At Penn, all undergraduate financial aid is awarded on the basis of financial need. Penn does not offer aid based on academic or athletic merit. Penn covers demonstrated financial need with financial aid packages that consist entirely of grant funding and work study, assisting families across a wide range of the economic spectrum. This makes it possible for students from a variety of backgrounds to afford a Penn education.
Our highest institutional priority is to prepare promising students of all races, religions,
and backgrounds to become the leaders and innovators of the future.
The Penn Compact 2022 affirms inclusion as a means toward the essential ends of higher education: equalizing opportunity, educating leaders for all sectors of society, and enriching the experience of all members of the University community.
The cornerstone of Penn’s initiative to increase access for students from all socioeconomic backgrounds is its grant-based financial aid program. Since its launch in 2008, more than 19,000 undergraduate students have had 100% of their demonstrated financial needs met. At Penn today, about a third of aided students are first-generation, from a lower income background, or both, and the University has taken significant steps—including creating and supporting the growth of the Penn First Plus initiative—to ensure that these students are able to thrive throughout their time on campus.
The Power of Penn Campaign has expanded Penn’s robust undergraduate grant-based financial aid program and has grown graduate and professional student aid to minimize the burden of debt. Since Dr. Gutmann joined Penn in 2004, the University has awarded $2.6 billion in aid to students. Compared to 17 years ago, it costs on average 19 percent less (in inflation-adjusted dollars) for students receiving aid to attend Penn.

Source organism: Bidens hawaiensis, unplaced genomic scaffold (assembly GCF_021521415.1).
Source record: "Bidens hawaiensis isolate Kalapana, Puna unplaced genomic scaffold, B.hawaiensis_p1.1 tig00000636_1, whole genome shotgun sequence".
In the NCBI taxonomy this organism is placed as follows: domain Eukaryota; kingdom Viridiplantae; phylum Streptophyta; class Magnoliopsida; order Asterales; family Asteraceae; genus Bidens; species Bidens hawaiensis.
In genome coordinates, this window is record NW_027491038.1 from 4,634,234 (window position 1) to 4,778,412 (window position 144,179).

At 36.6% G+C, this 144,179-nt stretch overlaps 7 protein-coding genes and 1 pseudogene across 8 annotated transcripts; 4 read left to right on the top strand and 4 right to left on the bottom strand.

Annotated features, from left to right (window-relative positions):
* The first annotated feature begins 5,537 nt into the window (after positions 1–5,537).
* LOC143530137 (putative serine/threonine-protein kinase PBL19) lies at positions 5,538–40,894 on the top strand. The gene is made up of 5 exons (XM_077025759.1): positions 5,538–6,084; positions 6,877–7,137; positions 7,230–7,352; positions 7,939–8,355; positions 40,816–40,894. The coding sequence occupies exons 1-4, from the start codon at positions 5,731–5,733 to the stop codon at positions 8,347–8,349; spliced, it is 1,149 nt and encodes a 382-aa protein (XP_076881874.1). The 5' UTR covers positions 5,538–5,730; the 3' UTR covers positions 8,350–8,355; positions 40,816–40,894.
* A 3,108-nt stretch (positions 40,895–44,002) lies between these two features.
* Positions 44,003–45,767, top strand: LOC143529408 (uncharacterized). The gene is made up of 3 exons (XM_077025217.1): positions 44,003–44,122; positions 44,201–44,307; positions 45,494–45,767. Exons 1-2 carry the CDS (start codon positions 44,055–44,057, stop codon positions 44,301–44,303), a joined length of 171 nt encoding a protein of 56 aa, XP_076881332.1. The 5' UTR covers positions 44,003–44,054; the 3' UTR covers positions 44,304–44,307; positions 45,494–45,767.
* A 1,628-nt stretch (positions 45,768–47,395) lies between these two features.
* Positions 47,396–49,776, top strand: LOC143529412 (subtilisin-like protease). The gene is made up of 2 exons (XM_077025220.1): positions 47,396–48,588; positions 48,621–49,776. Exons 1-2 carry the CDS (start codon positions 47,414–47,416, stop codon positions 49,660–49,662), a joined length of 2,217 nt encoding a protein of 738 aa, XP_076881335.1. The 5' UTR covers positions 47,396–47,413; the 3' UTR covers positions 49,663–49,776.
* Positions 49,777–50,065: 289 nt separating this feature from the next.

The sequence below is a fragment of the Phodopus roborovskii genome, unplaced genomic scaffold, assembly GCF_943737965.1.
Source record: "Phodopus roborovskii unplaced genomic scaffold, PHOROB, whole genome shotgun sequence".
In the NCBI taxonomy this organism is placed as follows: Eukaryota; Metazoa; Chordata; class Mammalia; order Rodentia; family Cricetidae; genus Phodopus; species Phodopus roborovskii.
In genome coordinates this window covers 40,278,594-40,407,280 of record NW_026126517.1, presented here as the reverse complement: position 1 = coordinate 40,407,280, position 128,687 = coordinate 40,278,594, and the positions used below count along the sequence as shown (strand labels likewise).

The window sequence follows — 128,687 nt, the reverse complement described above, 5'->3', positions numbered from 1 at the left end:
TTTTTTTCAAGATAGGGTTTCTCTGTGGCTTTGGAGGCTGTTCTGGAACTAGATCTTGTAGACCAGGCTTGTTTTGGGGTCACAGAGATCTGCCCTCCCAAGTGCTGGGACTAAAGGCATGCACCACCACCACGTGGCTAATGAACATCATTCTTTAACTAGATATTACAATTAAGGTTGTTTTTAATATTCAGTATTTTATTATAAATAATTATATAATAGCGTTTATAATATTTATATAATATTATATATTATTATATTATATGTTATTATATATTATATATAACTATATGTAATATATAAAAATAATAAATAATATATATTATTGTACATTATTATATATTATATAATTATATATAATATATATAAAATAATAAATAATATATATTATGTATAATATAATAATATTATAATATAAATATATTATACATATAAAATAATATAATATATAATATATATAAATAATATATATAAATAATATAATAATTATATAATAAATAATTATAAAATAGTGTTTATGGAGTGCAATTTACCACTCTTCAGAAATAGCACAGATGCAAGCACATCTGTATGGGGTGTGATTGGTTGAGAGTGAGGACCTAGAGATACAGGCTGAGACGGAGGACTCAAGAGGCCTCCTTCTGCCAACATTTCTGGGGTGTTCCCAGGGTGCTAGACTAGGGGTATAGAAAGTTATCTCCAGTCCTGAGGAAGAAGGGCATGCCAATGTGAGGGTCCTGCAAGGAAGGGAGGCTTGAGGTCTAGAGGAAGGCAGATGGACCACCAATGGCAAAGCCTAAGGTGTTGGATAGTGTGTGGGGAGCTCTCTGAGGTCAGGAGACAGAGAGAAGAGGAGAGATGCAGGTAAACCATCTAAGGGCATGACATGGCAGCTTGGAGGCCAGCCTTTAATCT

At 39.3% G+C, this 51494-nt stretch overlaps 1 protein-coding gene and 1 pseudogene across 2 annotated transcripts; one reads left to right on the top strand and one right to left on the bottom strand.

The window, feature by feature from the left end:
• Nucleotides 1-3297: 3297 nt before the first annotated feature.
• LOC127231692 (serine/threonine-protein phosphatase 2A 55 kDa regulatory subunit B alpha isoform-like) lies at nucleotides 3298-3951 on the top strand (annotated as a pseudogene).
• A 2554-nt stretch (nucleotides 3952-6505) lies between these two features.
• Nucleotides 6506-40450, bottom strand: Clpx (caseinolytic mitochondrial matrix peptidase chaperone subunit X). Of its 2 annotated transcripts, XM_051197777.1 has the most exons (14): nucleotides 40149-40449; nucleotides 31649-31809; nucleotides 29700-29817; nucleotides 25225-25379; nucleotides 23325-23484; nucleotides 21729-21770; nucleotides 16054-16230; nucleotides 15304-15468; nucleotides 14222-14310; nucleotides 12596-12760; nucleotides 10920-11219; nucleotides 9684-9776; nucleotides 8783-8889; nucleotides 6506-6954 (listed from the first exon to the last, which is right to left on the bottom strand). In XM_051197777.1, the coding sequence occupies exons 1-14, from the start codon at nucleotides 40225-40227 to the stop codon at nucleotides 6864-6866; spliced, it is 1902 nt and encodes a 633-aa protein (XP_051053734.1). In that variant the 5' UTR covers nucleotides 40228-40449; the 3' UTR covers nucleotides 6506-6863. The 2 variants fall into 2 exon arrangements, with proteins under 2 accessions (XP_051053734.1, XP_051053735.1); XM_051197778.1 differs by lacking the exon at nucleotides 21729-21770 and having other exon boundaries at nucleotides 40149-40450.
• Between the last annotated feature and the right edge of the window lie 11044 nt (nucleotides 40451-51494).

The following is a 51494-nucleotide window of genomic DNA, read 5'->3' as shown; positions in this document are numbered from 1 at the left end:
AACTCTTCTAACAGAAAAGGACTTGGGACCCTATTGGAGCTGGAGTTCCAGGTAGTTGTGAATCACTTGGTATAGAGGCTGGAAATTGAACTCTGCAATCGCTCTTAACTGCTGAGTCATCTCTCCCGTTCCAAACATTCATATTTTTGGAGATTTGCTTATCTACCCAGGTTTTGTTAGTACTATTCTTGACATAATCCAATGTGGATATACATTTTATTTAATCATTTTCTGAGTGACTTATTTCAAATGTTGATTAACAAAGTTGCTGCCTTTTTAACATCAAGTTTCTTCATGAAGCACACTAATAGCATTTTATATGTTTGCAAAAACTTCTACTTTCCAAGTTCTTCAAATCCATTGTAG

"At Penn, one in seven first year students are first in their families to go to college; in 2006, that number was one in 20. As a first-generation college graduate myself, my greatest passion is creating opportunities for outstanding students to aim higher than they ever dreamed."Amy Gutmann, Penn President
Penn’s ongoing commitment to expand access and increase diversity extends to international students, through programs such as Penn World Scholars, as well as millions of learners who will never step foot on Penn’s campus, through the Penn Online Learning Initiative.
Dr. Gutmann’s efforts to increase student diversity under the Penn Compact 2022 is equaled by a concomitant drive to increase faculty diversity. Penn’s Action Plan for Faculty Diversity and Excellence outlines an extensive plan to recruit, retain, and mentor ever more distinguished and diverse faculty, and is backed by $100 million in institutional investments. Since the Action Plan was spearheaded in 2011, the proportion of underrepresented minorities on the standing faculty grew by 53 percent and the proportion of women faculty grew by 33 percent at the same time as the faculty grew by 12 percent.